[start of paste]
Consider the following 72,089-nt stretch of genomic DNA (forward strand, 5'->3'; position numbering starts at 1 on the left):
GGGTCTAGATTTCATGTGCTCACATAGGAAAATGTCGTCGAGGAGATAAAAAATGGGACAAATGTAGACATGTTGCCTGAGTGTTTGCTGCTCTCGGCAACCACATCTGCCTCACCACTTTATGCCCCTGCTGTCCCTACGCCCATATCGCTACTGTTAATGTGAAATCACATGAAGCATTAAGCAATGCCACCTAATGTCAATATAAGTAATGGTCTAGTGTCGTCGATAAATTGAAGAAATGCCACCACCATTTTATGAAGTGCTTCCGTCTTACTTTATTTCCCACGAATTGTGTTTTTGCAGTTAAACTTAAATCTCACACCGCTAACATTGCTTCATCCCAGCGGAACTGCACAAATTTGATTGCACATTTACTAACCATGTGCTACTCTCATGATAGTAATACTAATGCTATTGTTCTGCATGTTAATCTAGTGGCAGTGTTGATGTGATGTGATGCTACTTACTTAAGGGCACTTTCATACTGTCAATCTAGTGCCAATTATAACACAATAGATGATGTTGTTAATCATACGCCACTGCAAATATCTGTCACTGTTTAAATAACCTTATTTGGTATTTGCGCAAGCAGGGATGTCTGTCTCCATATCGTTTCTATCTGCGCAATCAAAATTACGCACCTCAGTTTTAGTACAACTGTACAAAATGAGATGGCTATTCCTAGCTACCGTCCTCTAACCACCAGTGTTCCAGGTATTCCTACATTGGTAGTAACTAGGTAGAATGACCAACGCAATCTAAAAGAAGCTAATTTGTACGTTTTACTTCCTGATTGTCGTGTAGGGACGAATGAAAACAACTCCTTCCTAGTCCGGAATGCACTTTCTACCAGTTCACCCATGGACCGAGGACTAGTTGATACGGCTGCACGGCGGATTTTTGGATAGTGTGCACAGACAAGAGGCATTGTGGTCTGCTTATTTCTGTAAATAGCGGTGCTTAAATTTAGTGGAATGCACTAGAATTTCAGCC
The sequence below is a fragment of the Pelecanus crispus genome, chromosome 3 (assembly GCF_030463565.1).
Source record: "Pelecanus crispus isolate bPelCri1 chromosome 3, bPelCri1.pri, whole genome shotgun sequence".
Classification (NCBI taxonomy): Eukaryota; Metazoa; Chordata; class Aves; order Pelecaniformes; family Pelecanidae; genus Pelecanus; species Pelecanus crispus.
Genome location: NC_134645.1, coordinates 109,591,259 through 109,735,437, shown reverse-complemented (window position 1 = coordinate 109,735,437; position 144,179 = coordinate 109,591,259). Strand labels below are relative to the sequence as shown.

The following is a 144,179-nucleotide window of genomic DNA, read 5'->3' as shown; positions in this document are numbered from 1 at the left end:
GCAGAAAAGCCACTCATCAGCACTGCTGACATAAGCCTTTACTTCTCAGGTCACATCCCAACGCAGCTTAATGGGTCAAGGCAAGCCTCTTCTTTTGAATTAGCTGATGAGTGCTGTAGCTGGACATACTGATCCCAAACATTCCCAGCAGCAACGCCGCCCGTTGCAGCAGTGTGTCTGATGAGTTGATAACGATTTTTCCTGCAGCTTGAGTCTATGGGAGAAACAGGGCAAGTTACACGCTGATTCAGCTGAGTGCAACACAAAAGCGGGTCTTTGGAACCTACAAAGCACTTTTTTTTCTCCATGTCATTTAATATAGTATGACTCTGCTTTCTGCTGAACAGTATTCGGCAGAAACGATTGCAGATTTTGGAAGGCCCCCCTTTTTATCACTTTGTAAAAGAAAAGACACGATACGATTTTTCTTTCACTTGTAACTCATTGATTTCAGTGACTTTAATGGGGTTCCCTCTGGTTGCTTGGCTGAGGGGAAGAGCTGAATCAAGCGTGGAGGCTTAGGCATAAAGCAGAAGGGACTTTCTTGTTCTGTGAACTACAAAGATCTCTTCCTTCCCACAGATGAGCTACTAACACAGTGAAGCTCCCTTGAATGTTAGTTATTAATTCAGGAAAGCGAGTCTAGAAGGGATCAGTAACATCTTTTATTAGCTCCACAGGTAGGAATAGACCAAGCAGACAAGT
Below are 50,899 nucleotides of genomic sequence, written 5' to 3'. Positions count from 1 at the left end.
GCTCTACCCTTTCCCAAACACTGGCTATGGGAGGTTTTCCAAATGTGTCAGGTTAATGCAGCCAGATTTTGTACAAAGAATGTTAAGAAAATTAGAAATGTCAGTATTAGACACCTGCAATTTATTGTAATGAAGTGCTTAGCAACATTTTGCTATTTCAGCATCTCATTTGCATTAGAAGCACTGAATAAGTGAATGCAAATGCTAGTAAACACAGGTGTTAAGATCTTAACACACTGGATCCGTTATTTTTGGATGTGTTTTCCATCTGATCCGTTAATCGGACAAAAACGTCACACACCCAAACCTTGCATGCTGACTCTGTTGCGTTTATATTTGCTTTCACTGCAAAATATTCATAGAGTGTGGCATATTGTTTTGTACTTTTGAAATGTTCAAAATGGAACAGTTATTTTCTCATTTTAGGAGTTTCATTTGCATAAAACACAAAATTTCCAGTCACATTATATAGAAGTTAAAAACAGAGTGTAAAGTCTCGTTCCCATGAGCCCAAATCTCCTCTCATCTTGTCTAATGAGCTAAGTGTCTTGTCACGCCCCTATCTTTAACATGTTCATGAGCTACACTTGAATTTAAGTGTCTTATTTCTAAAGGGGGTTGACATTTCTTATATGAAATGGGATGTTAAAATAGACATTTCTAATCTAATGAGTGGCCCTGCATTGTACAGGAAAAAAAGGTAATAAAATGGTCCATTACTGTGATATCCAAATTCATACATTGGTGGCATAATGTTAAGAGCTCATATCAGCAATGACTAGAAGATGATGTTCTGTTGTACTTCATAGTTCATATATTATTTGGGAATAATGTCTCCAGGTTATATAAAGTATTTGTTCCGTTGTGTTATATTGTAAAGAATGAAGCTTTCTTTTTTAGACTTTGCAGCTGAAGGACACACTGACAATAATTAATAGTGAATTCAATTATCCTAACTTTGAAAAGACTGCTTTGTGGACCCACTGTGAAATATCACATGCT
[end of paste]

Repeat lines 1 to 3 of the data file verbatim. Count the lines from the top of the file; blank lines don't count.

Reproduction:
Consider the following 72,089-nt stretch of genomic DNA (forward strand, 5'->3'; position numbering starts at 1 on the left):
GGGTCTAGATTTCATGTGCTCACATAGGAAAATGTCGTCGAGGAGATAAAAAATGGGACAAATGTAGACATGTTGCCTGAGTGTTTGCTGCTCTCGGCAACCACATCTGCCTCACCACTTTATGCCCCTGCTGTCCCTACGCCCATATCGCTACTGTTAATGTGAAATCACATGAAGCATTAAGCAATGCCACCTAATGTCAATATAAGTAATGGTCTAGTGTCGTCGATAAATTGAAGAAATGCCACCACCATTTTATGAAGTGCTTCCGTCTTACTTTATTTCCCACGAATTGTGTTTTTGCAGTTAAACTTAAATCTCACACCGCTAACATTGCTTCATCCCAGCGGAACTGCACAAATTTGATTGCACATTTACTAACCATGTGCTACTCTCATGATAGTAATACTAATGCTATTGTTCTGCATGTTAATCTAGTGGCAGTGTTGATGTGATGTGATGCTACTTACTTAAGGGCACTTTCATACTGTCAATCTAGTGCCAATTATAACACAATAGATGATGTTGTTAATCATACGCCACTGCAAATATCTGTCACTGTTTAAATAACCTTATTTGGTATTTGCGCAAGCAGGGATGTCTGTCTCCATATCGTTTCTATCTGCGCAATCAAAATTACGCACCTCAGTTTTAGTACAACTGTACAAAATGAGATGGCTATTCCTAGCTACCGTCCTCTAACCACCAGTGTTCCAGGTATTCCTACATTGGTAGTAACTAGGTAGAATGACCAACGCAATCTAAAAGAAGCTAATTTGTACGTTTTACTTCCTGATTGTCGTGTAGGGACGAATGAAAACAACTCCTTCCTAGTCCGGAATGCACTTTCTACCAGTTCACCCATGGACCGAGGACTAGTTGATACGGCTGCACGGCGGATTTTTGGATAGTGTGCACAGACAAGAGGCATTGTGGTCTGCTTATTTCTGTAAATAGCGGTGCTTAAATTTAGTGGAATGCACTAGAATTTCAGCC
The sequence below is a fragment of the Pelecanus crispus genome, chromosome 3 (assembly GCF_030463565.1).